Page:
Beauty Brands and B-School: How I’m Thriving at Harvard Business School
By: Day Rankin
Nicole Clay calls herself an MLT-Lifer. The Career Prep, MBA Prep, and MBA PD Alumna jokingly says, “If MLT has a parenting prep or buying your first house seminar, I’ll be there.”
Nicole’s career path has spanned from working at L’Oréal USA to attending Harvard Business School where she’s currently Co-President of the African-American Student Union. This year, she also started an entrepreneurial journey as the co-founder of Hue Beauty, a beauty-meets-tech company that’s helping people find makeup products that match their skin tone.
Thank you for joining me today to talk about your experience ahead of MLT’s 2021 Pre-App Seminar. Can you please share where you were in your career when you decided to apply to business school?
Sure. I had been at L’Oreal for about four years before I decided to apply to business school. I worked my way up the ladder and reached a point where I was a bit fatigued with what I was doing. I wanted to challenge myself, and take time to self-reflect and become a better, more intentional leader as I grew from the junior level to a mid-level role. I saw going to business school as a way to pivot outside of my comfort zone.
Please describe MLT’s impact on your personal and professional success.
MLT has supported me in every single way. I came into HBS knowing at least 15 people. It made it easy to not have imposter syndrome because I saw people reflected on campus who had the same background, had just gone through the same experience, and knew me pretty intimately. I felt like I belonged immediately. It’s given me a lot of freedom and confidence to essentially be myself, whether I’m with other MLTers or not.
What advice would you give to someone who wants to stand out in the MBA application process?
If you want to stand out in your business school application, be authentic. That’s my biggest advice. Don’t write the essay that you think they want to hear. Write about your own experience, because no one else has lived your experience. If you want a unique perspective, your lived experience is a unique perspective. No one else can recreate that.
What is the best part about attending Harvard Business School?
The best part about Harvard is the people. There are so many incredible, talented and awe-inspiring people here. I’ve had conversations with people whom I would have never had conversations with before, because it’s such an international school. They attract such a diverse group of people.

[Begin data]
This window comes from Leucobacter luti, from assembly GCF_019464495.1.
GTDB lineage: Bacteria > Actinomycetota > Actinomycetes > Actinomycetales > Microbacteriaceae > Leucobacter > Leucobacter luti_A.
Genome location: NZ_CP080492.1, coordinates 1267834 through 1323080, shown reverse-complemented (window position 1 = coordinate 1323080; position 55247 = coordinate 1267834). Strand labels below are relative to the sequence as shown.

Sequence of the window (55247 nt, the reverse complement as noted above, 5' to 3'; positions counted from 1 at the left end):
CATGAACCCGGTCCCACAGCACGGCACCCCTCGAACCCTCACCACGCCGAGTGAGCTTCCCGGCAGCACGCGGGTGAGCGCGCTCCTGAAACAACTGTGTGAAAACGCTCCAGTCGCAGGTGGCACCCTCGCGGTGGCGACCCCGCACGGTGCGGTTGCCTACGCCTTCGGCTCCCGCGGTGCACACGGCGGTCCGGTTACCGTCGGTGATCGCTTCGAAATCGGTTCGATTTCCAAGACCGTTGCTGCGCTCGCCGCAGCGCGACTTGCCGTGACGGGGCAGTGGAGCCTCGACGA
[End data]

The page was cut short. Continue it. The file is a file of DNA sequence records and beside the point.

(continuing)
Also, the faculty are so inspiring and willing to help from an entrepreneurial standpoint. We have professors and faculty on staff who reach out to us like, “Hey, I heard what you ladies are working on. I know someone…” Most of the connections we’ve made for our startups have come through the faculty. I did not expect that coming in.
For minorities, being one of few can feel isolating. How does Harvard support inclusivity, diversity, and belonging?
I feel like I have a community of people here whom I trust and that I can be myself with…But, I still felt isolated at times—especially during COVID. You’re taking classes, sitting in your room, or at your desk. It’s hard to reach out and hard to ask for help. I, luckily, had a roommate who is also an MLT powerhouse. Having her as an accountability buddy was great.
I’ve also taken advantage of Harvard’s mental health services. They’re very open and available for students. At an MLT seminar, there was a panel and someone asked, “What advice do you have for incoming business school students?” I’ll never forget this girl at Kellogg who said, “Find a therapist before you even get on campus.” The entire room laughed. But I was like, “Yeah, she’s right…” I took that to heart.
How do you hope to pay it forward after finishing business school, and what are your post-MBA goals?
After graduation, I’m going to pursue entrepreneurship full steam ahead. I believe that representation is really important. If I’m walking around my old neighborhood in Detroit and there’s a young girl who sees me pumping gas with my Harvard cap on, that means so much.
I also feel the same way about the lack of representation with Black women in entrepreneurship. I was hesitant to go full steam ahead because of financial reasons. If my startup fails or if I don’t have an income, I don’t feel comfortable leaning on my family for that. I have to support myself. It’s a risk that I’m taking, and I am really excited to do it. To see a Black woman fully pursuing her own startup and working for herself, supported by other women—I think that is really important.